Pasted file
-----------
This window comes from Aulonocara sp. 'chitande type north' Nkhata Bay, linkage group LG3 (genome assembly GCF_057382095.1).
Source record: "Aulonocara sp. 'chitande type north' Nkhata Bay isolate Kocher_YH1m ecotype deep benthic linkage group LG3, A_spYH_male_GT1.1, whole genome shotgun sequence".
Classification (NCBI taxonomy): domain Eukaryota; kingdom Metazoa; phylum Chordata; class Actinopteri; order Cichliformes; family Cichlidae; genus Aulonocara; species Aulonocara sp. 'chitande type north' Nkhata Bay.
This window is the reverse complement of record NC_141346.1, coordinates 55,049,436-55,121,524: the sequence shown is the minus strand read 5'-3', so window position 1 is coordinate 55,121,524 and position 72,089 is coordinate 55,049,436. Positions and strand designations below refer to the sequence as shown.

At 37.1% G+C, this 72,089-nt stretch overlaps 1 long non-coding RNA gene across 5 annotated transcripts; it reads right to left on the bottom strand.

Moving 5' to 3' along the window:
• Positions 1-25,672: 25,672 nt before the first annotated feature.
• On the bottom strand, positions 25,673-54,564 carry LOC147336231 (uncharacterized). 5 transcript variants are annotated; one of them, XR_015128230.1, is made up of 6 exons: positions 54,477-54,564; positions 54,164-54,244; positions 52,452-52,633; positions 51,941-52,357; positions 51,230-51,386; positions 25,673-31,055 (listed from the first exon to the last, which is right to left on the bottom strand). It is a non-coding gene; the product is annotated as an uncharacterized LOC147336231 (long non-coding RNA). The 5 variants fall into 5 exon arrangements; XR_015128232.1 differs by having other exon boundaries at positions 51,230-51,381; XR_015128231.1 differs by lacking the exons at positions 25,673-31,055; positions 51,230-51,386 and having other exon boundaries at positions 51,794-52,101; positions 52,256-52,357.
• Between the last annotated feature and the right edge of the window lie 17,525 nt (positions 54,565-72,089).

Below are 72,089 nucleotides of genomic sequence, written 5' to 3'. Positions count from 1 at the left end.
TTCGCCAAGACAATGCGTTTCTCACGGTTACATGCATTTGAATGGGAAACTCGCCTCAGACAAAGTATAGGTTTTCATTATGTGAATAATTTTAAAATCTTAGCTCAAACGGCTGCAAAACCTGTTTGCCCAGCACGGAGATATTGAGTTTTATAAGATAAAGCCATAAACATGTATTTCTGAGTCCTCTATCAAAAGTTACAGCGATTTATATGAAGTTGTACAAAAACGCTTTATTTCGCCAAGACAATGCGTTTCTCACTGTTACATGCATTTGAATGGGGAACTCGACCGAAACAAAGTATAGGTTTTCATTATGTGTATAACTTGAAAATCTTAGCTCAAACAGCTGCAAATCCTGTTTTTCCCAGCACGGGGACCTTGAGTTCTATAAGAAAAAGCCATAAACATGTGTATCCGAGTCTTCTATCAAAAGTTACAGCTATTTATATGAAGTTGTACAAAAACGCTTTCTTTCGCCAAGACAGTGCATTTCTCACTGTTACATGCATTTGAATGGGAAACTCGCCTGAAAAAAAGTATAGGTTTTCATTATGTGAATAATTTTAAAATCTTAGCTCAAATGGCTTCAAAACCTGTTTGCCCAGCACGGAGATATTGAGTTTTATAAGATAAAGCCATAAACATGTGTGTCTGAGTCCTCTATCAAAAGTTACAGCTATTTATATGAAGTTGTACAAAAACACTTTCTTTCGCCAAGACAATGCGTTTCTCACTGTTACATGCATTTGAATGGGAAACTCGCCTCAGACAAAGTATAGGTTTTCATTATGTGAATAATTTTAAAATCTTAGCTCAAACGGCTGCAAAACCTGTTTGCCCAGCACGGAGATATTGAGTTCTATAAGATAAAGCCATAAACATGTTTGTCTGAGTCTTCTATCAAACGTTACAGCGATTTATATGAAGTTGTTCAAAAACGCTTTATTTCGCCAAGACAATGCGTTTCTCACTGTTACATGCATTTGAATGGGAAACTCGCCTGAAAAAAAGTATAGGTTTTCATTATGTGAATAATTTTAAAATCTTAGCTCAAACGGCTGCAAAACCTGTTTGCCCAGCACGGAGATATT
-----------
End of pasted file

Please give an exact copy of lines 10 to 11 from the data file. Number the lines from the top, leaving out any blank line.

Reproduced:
Below are 72,089 nucleotides of genomic sequence, written 5' to 3'. Positions count from 1 at the left end.
TTCGCCAAGACAATGCGTTTCTCACGGTTACATGCATTTGAATGGGAAACTCGCCTCAGACAAAGTATAGGTTTTCATTATGTGAATAATTTTAAAATCTTAGCTCAAACGGCTGCAAAACCTGTTTGCCCAGCACGGAGATATTGAGTTTTATAAGATAAAGCCATAAACATGTATTTCTGAGTCCTCTATCAAAAGTTACAGCGATTTATATGAAGTTGTACAAAAACGCTTTATTTCGCCAAGACAATGCGTTTCTCACTGTTACATGCATTTGAATGGGGAACTCGACCGAAACAAAGTATAGGTTTTCATTATGTGTATAACTTGAAAATCTTAGCTCAAACAGCTGCAAATCCTGTTTTTCCCAGCACGGGGACCTTGAGTTCTATAAGAAAAAGCCATAAACATGTGTATCCGAGTCTTCTATCAAAAGTTACAGCTATTTATATGAAGTTGTACAAAAACGCTTTCTTTCGCCAAGACAGTGCATTTCTCACTGTTACATGCATTTGAATGGGAAACTCGCCTGAAAAAAAGTATAGGTTTTCATTATGTGAATAATTTTAAAATCTTAGCTCAAATGGCTTCAAAACCTGTTTGCCCAGCACGGAGATATTGAGTTTTATAAGATAAAGCCATAAACATGTGTGTCTGAGTCCTCTATCAAAAGTTACAGCTATTTATATGAAGTTGTACAAAAACACTTTCTTTCGCCAAGACAATGCGTTTCTCACTGTTACATGCATTTGAATGGGAAACTCGCCTCAGACAAAGTATAGGTTTTCATTATGTGAATAATTTTAAAATCTTAGCTCAAACGGCTGCAAAACCTGTTTGCCCAGCACGGAGATATTGAGTTCTATAAGATAAAGCCATAAACATGTTTGTCTGAGTCTTCTATCAAACGTTACAGCGATTTATATGAAGTTGTTCAAAAACGCTTTATTTCGCCAAGACAATGCGTTTCTCACTGTTACATGCATTTGAATGGGAAACTCGCCTGAAAAAAAGTATAGGTTTTCATTATGTGAATAATTTTAAAATCTTAGCTCAAACGGCTGCAAAACCTGTTTGCCCAGCACGGAGATATT